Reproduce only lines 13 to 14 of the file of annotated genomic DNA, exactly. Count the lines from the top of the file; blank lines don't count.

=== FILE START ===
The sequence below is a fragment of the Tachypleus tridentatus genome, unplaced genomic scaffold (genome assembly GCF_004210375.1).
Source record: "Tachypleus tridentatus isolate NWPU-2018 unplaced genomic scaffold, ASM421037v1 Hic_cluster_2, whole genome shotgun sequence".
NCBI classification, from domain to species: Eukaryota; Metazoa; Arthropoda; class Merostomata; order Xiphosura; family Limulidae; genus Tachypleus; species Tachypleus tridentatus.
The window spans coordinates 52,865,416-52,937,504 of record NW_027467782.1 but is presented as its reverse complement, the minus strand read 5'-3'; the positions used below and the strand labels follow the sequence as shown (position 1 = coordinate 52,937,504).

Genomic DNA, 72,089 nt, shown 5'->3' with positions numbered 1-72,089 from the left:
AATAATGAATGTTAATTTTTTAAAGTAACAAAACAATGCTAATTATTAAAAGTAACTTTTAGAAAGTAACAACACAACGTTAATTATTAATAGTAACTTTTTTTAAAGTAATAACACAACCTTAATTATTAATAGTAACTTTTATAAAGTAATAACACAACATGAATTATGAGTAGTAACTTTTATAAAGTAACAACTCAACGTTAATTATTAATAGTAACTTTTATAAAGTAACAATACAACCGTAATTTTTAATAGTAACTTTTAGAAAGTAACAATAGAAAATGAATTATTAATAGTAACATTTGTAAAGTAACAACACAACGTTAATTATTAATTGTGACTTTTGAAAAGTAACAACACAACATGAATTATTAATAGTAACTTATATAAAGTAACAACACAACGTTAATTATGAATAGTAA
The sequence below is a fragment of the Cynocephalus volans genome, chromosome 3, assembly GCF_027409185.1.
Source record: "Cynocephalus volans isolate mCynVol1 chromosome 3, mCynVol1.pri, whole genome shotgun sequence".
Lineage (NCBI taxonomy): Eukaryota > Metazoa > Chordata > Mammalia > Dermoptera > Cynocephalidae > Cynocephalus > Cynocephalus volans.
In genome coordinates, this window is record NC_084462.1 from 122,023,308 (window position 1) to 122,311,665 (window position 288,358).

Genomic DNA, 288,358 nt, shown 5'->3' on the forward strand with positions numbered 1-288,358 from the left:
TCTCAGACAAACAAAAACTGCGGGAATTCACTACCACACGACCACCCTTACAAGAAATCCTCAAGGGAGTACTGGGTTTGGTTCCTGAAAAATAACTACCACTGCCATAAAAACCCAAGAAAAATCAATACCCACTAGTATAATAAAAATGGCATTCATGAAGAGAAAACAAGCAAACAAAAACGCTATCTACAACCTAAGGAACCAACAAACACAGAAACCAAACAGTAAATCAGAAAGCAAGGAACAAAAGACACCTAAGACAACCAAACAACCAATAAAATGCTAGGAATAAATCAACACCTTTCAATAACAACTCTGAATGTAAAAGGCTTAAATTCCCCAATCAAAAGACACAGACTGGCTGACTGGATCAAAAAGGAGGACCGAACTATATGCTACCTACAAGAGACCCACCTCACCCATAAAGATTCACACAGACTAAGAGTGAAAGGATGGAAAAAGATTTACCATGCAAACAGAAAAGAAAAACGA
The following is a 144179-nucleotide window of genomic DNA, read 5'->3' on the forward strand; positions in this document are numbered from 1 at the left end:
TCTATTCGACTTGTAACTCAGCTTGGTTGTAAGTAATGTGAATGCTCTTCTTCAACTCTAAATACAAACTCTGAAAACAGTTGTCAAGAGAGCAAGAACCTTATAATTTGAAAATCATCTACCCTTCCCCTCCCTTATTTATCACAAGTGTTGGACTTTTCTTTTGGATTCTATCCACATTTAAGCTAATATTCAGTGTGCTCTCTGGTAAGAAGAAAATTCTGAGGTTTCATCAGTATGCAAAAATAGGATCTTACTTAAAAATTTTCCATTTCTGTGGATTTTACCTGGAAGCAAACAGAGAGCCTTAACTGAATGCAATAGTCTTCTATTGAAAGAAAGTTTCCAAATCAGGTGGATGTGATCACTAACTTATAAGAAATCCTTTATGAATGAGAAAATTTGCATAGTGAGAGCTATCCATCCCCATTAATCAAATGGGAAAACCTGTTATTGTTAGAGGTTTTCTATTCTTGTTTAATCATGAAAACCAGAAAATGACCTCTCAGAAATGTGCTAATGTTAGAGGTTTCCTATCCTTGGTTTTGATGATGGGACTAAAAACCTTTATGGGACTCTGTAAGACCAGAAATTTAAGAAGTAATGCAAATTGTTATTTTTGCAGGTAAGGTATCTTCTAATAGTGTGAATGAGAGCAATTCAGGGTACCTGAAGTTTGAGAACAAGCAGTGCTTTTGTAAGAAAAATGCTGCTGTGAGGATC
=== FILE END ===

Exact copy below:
The following is a 144179-nucleotide window of genomic DNA, read 5'->3' on the forward strand; positions in this document are numbered from 1 at the left end:
TCTATTCGACTTGTAACTCAGCTTGGTTGTAAGTAATGTGAATGCTCTTCTTCAACTCTAAATACAAACTCTGAAAACAGTTGTCAAGAGAGCAAGAACCTTATAATTTGAAAATCATCTACCCTTCCCCTCCCTTATTTATCACAAGTGTTGGACTTTTCTTTTGGATTCTATCCACATTTAAGCTAATATTCAGTGTGCTCTCTGGTAAGAAGAAAATTCTGAGGTTTCATCAGTATGCAAAAATAGGATCTTACTTAAAAATTTTCCATTTCTGTGGATTTTACCTGGAAGCAAACAGAGAGCCTTAACTGAATGCAATAGTCTTCTATTGAAAGAAAGTTTCCAAATCAGGTGGATGTGATCACTAACTTATAAGAAATCCTTTATGAATGAGAAAATTTGCATAGTGAGAGCTATCCATCCCCATTAATCAAATGGGAAAACCTGTTATTGTTAGAGGTTTTCTATTCTTGTTTAATCATGAAAACCAGAAAATGACCTCTCAGAAATGTGCTAATGTTAGAGGTTTCCTATCCTTGGTTTTGATGATGGGACTAAAAACCTTTATGGGACTCTGTAAGACCAGAAATTTAAGAAGTAATGCAAATTGTTATTTTTGCAGGTAAGGTATCTTCTAATAGTGTGAATGAGAGCAATTCAGGGTACCTGAAGTTTGAGAACAAGCAGTGCTTTTGTAAGAAAAATGCTGCTGTGAGGATC